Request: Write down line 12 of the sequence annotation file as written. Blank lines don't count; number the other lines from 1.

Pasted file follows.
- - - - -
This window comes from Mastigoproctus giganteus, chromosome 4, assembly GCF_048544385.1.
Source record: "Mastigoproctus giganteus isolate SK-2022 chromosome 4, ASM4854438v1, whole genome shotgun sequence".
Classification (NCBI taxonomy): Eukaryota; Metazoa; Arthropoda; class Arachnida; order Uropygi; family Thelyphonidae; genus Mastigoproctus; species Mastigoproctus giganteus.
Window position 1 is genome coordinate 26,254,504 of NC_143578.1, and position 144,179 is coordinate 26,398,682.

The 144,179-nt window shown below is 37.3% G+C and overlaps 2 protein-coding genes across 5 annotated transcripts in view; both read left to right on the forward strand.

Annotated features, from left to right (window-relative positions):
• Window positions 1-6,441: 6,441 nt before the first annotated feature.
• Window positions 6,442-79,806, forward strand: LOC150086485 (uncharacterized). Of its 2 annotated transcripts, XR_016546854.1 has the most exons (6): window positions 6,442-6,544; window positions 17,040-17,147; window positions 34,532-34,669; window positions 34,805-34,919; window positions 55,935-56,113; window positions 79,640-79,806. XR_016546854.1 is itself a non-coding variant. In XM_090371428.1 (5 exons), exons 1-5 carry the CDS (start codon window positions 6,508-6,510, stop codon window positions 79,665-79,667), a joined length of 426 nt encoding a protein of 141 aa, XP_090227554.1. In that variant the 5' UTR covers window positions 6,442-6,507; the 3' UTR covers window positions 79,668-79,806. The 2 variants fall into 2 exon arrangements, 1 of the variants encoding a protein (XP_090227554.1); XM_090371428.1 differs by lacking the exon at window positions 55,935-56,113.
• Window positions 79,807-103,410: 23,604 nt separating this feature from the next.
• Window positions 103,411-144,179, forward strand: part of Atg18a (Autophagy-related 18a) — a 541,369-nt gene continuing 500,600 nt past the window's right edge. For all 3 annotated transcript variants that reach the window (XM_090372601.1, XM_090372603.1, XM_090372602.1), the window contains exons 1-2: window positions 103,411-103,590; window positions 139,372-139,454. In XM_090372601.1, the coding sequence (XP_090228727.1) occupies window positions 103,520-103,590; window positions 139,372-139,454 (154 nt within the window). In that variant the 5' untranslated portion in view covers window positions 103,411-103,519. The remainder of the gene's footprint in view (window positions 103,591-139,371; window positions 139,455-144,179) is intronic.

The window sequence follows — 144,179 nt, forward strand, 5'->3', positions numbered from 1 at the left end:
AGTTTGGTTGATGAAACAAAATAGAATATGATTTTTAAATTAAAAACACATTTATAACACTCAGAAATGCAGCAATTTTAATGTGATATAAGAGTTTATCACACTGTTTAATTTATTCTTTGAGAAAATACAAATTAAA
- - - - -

AGTTTGGTTGATGAAACAAAATAGAATATGATTTTTAAATTAAAAACACATTTATAACACTCAGAAATGCAGCAATTTTAATGTGATATAAGAGTTTATCACACTGTTTAATTTATTCTTTGAGAAAATACAAATTAAA